The High Court answered the question in the affirmative and against the assessee. The High Court gave a summary of its conclusions as follows:
(1) Liability in terms of contract did certainly arise when there was a variation in the rate of export duty but since the contractual liability was not accepted and admitted it cannot be said to have arisen.
(2) As the assessee had no intention of accepting the liability and as the assessee by its own conduct disowned the liability by realising full price, nothing was deductible from the money received as contractual price, during the accounting year.
(3) The Tribunal came to a finding of fact that the second set of invoices prepared for accounting purposes were fictitious and that they were created for the purpose of avoiding tax liability. No material was placed before this Court from the record for discountenancing this finding of fact and accordingly the said second set of invoices cannot go to show that the contractual liability was subsequently accepted.
(4) The factum of billing for the contractual price as many as on 10 occasions after the decrease in the rate of export duty as found by the Tribunal as a fact and the total withdrawal of the same from the bank would inevitably go to show that the assessee treated the contractual price as inflexible.
(5) The express terms in the contract 'export duty based on current rates; any alterations to be on buyer's account' were finally disregarded by the assessee, as will be evident from correspondence; accordingly it cannot be said that it was holding the disputed money on behalf of the buyer in a fiduciary capacity.
The principal contention addressed before us on behalf of the assessee is that since according to the terms of the contract a liability had been incurred by it to the extent of the amount by which the export duty was reduced it could not be treated as income earned during the relevant year at any subsequent stage: In other words, the liability being contractual obligation to pay the amount of the rebate arose from the contract and unless its terms were varied by mutual assent it could not be said that the amount in question could be treated as income accruing to the assessee from its trading account. In our opinion the High Court was bound by the finding of fact given by the Tribunal and since no question had been referred involving a challenge to those findings it was hardly open to the High Court to express any views of its own on the points of fact. As stated before, the Tribunal had found, on a consideration of the evidence, that according to the terms of contract the stipulated price of 136-19-9 was the net price payable by the I. A. P. I. to the assessee and that there was no intention of varying it on increase or decrease of export duty. The assessee itself had interpreted the contract in that sense and had sent as many as 19 bills to the buyers at the full contractual price despite reduction in the duty. It had received payment of the full amount charged for in all the bills. In the opinion of the Tribunal the set of invoices charging the sale price as reduced by the amount of reduction in export duty were fictitious and were prepared only to avoid taxation. The I. A. P. I. never made any demand from the assessee on account of reduction in export duty although it was fully aware of such reduction. The assessee was, therefore, entitled under the contract to receive the entire amount of the money paid by the I. A. P. I. On these findings which were based on the materials which have been placed before the Tribunal by the parties the only conclusion possible was that a sum of Rs. 5,72,081/- formed a part of the price which the assessee received for the sale of the Hessian cloth. On that view no question of any liability on the part of the assessee to pay the aforesaid amount to the buyers could arise. We have no doubt that the answer given by the High Court to the question referred was correctly given although we are not inclined to concur In all its conclusions or reasoning.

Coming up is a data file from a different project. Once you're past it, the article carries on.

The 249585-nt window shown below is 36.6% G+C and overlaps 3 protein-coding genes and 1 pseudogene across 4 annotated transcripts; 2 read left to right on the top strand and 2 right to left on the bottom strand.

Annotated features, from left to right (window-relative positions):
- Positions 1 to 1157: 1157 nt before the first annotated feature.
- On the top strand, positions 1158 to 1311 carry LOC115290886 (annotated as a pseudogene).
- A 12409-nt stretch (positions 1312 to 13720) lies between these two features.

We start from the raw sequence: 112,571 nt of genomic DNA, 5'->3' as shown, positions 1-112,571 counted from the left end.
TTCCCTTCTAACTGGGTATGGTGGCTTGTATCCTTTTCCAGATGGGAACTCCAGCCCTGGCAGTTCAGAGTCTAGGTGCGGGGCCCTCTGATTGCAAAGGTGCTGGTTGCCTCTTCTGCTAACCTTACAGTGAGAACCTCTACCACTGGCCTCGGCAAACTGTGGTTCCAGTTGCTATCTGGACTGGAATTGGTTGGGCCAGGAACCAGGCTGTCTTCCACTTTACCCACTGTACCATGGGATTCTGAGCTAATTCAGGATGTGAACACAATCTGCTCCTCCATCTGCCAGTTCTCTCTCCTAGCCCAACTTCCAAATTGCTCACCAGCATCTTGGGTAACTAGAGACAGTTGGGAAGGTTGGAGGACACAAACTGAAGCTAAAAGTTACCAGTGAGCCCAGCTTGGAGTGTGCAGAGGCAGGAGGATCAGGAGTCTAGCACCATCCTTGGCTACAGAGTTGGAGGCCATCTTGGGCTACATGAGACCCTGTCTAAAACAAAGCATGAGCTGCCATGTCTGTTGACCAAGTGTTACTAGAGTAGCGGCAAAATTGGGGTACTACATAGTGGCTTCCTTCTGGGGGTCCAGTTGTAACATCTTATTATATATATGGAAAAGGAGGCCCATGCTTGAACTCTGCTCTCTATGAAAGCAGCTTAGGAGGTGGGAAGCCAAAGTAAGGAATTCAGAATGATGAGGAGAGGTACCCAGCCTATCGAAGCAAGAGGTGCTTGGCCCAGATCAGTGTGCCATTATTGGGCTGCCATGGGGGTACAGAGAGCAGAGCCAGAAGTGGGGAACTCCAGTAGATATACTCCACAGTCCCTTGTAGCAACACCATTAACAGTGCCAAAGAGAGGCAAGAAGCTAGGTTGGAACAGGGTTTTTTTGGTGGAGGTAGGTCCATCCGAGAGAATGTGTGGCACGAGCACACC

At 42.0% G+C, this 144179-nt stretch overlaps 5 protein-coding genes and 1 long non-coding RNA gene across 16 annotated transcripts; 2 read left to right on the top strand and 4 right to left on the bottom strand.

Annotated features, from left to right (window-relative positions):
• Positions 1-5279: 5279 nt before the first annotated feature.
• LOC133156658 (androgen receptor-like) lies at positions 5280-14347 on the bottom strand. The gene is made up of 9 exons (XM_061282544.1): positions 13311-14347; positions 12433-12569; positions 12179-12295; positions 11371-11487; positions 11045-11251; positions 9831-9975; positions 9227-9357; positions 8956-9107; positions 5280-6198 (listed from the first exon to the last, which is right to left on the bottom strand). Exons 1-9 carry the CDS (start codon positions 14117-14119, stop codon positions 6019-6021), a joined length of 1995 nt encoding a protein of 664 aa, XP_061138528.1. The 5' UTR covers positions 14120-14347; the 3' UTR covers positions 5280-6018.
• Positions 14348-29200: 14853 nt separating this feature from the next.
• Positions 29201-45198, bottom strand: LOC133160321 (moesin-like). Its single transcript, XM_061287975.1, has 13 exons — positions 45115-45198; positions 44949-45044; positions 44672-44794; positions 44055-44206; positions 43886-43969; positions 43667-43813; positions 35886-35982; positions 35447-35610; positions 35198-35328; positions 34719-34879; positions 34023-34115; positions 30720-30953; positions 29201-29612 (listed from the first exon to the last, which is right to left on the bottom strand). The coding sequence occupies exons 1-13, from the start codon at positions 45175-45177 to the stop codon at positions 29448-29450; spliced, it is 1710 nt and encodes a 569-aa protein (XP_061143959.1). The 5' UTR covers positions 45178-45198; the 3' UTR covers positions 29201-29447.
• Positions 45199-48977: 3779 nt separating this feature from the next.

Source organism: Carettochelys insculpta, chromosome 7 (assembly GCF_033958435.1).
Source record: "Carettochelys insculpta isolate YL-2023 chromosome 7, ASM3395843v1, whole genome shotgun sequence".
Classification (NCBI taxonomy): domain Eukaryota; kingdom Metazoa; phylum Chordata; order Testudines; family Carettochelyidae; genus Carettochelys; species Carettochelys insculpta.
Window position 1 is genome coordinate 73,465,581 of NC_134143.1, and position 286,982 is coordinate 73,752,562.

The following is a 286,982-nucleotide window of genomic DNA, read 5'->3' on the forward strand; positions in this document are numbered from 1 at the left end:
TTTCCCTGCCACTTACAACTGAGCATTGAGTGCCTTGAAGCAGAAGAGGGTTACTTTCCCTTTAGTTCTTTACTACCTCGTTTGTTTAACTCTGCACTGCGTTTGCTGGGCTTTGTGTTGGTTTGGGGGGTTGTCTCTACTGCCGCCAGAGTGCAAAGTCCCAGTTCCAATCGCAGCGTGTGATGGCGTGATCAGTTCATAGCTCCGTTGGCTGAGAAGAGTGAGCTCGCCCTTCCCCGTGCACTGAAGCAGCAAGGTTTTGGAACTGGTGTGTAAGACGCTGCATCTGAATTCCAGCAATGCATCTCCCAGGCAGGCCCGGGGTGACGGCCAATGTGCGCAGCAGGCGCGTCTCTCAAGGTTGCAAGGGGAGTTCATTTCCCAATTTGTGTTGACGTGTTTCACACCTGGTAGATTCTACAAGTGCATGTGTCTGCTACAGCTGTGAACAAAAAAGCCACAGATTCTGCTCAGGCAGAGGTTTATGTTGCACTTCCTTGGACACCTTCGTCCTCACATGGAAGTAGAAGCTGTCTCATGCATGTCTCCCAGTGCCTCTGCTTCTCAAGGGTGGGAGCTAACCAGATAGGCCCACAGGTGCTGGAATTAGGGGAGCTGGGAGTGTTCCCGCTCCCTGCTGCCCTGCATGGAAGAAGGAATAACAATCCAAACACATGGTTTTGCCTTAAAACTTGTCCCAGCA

3. The appeal fails and it is dismissed with costs.